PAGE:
News Framing Effects is a guide to framing effects theory, one of the most prominent theories in media and communication science. Rooted in both psychology and sociology, framing effects theory describes the ability of news media to influence people’s attitudes and behaviors by subtle changes to how they report on an issue. The book gives expert commentary on this complex theoretical notion alongside practical instruction on how to apply it to research.
The book’s structure mirrors the steps a scholar might take to design a framing study. The first chapter establishes a working definition of news framing effects theory. The following chapters focus on how to identify the independent variable (i.e., the "news frame") and the dependent variable (i.e., the "framing effect"). The book then considers the potential limits or enhancements of the proposed effects (i.e., the "moderators") and how framing effects might emerge (i.e., the "mediators"). Finally, it asks how strong these effects are likely to be. The final chapter considers news framing research in the light of a rapidly and fundamentally changing news and information market, in which technologies, platforms, and changing consumption patterns are forcing assumptions at the core of framing effects theory to be re-evaluated.
Table of Contents
Chapter 1: News framing effects theory: An integrative view Chapter 2: News framing effects – from where? Chapter 3: News framing effects – on what? Chapter 4: News framing effects – on whom? Chapter 5: News framing effects – how and why? Chapter 6: News framing effects – how long? Chapter 7: News framing effects – and now?
Sophie Lecheler is Professor of Political Communication at the University of Vienna, Austria. Her research interests include news framing research, experimental methods, journalism, and emotions. Her research has appeared in various international journals, such as Journal of Communication, Communication Research, Political Communication, and Communication Theory.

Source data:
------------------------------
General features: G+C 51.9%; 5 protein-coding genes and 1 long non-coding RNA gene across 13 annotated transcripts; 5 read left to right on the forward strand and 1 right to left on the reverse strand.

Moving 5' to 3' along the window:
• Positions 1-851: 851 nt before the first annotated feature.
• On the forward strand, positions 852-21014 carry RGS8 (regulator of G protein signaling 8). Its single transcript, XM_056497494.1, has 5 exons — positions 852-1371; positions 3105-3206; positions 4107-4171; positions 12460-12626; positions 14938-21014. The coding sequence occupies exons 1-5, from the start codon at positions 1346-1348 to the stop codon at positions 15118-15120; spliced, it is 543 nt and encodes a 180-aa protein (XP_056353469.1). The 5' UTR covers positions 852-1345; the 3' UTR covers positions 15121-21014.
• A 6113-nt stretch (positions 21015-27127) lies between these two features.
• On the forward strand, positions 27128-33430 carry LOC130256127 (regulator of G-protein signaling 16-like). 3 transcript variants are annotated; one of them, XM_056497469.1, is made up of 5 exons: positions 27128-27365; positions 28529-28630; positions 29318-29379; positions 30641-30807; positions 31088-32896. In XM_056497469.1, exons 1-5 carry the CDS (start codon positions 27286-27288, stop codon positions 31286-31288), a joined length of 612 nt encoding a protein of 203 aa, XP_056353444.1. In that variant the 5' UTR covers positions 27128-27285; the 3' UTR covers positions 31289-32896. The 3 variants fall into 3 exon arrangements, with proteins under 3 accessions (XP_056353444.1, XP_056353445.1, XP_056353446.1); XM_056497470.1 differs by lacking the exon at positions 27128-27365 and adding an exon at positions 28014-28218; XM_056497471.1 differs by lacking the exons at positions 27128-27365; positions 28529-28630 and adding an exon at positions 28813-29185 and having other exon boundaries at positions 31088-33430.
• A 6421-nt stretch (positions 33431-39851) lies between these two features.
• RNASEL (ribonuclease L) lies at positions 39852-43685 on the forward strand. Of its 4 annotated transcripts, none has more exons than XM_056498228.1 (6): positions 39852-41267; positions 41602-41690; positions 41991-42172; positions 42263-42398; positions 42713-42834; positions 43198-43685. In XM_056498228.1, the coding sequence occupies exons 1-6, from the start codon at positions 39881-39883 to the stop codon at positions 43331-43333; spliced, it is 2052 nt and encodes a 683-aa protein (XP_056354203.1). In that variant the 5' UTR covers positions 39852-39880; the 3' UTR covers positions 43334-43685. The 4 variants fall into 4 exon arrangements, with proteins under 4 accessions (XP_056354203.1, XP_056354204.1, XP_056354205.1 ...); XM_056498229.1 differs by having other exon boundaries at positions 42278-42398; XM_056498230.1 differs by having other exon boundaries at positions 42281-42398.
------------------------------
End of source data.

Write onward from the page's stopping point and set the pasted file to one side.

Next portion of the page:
Claes H. de Vreese is Professor and Chair of Political Communication at the Amsterdam School of Communication Research, University of Amsterdam, the Netherlands. His research interests include journalism, news effects, and public opinion. He has published more than 150 articles in international journals, and (co-)authored several books.
"Written by two leading experts in news framing and news framing effects, this book is lucidly written, highly informative, and offers a much-needed integrative approach. It should be of great interest not only to students and scholars, but also to practitioners of journalism and political communication."
Jesper Strömbäck, Professor, Department of Journalism, Media and Communication, University of Gothenburg, Sweden
"de Vreese and Lecheler have done students and fellow scholars a great service by creating a succinct, yet comprehensive account of how news frames affect those who receive them. News Framing Effects organizes the major strains of research, addresses debates in the research literature, and offers important new insights."
David Tewksbury, Professor, Department of Communication, University of Illinois at Urbana-Champaign, USA